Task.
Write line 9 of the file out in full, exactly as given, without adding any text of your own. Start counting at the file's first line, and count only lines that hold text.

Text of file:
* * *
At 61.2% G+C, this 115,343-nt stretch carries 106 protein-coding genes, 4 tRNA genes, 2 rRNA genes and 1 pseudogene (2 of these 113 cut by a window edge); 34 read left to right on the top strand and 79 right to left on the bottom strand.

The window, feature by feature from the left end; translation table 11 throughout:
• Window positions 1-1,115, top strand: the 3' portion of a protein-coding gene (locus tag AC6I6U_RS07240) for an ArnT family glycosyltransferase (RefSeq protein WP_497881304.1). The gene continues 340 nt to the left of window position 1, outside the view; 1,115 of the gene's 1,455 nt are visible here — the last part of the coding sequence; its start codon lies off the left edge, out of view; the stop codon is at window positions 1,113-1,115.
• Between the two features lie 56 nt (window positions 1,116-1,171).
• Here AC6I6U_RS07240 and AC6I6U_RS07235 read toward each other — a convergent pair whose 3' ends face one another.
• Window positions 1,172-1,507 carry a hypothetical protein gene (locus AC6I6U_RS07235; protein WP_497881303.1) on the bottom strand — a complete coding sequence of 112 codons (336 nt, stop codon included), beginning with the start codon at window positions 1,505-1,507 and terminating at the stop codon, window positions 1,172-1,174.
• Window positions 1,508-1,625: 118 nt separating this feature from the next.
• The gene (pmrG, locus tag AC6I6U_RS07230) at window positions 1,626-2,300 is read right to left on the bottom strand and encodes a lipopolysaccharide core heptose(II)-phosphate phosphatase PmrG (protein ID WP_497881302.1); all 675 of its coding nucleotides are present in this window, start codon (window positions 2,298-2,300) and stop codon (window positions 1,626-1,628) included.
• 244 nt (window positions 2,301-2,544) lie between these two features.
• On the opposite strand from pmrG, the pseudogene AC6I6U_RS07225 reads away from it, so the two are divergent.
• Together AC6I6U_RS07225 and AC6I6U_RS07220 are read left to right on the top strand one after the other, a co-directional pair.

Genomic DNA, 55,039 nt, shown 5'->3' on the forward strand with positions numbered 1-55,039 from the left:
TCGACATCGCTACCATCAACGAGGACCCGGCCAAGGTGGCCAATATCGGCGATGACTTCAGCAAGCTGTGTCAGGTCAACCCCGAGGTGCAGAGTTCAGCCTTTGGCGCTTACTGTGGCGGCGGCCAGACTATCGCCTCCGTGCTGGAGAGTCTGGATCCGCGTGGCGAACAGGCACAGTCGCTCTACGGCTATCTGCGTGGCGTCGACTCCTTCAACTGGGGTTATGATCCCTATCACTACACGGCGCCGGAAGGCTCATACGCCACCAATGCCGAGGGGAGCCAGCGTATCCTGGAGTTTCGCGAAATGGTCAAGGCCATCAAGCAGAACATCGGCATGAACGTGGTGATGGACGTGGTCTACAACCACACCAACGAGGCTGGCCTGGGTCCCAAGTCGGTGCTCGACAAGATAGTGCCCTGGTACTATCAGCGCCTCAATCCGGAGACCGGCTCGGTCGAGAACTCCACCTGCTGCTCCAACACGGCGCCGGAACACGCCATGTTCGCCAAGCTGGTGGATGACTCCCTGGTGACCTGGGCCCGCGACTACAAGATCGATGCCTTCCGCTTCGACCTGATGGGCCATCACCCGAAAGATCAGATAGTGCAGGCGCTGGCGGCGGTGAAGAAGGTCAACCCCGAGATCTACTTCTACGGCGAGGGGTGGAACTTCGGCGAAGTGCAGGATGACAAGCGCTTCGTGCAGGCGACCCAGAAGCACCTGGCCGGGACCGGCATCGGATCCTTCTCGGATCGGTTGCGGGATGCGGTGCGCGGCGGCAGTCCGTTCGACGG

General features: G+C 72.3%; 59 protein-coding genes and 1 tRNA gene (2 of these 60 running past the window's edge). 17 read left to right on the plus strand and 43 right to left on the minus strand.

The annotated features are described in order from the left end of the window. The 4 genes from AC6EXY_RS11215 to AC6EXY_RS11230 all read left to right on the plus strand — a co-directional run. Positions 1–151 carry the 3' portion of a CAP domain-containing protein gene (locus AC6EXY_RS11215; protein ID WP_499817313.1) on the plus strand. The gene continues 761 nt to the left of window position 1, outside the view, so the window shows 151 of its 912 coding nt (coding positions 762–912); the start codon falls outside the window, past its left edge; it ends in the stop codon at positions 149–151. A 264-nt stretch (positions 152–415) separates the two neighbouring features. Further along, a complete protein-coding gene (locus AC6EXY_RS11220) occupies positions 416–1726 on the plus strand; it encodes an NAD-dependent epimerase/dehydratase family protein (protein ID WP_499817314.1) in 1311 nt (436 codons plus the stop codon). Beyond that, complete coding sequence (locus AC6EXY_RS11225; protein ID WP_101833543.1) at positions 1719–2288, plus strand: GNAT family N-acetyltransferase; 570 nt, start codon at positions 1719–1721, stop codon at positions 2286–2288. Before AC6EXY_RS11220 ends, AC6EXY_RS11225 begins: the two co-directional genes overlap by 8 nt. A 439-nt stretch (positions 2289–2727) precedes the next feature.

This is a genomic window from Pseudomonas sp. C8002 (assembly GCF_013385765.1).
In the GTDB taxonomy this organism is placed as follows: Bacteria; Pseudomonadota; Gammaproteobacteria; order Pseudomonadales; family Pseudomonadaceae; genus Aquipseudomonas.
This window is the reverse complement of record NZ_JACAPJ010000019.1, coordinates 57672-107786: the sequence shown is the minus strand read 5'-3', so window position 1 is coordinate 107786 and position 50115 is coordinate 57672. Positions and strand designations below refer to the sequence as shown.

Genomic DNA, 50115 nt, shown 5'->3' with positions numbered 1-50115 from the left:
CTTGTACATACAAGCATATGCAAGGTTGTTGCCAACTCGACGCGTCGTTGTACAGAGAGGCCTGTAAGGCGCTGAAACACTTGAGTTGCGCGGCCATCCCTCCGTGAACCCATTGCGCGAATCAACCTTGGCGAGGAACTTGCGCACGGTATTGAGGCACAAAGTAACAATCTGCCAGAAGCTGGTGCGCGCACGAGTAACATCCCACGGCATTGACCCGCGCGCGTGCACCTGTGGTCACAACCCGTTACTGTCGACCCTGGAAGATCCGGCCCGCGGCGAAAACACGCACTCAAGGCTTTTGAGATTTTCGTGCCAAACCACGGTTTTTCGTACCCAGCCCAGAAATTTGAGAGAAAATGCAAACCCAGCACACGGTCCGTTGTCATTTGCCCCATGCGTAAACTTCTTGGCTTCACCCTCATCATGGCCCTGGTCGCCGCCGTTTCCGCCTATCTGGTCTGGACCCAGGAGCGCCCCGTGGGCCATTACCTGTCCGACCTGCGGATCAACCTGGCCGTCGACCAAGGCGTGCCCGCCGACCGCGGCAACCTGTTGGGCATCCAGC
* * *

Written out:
• 244 nt (window positions 2,301-2,544) lie between these two features.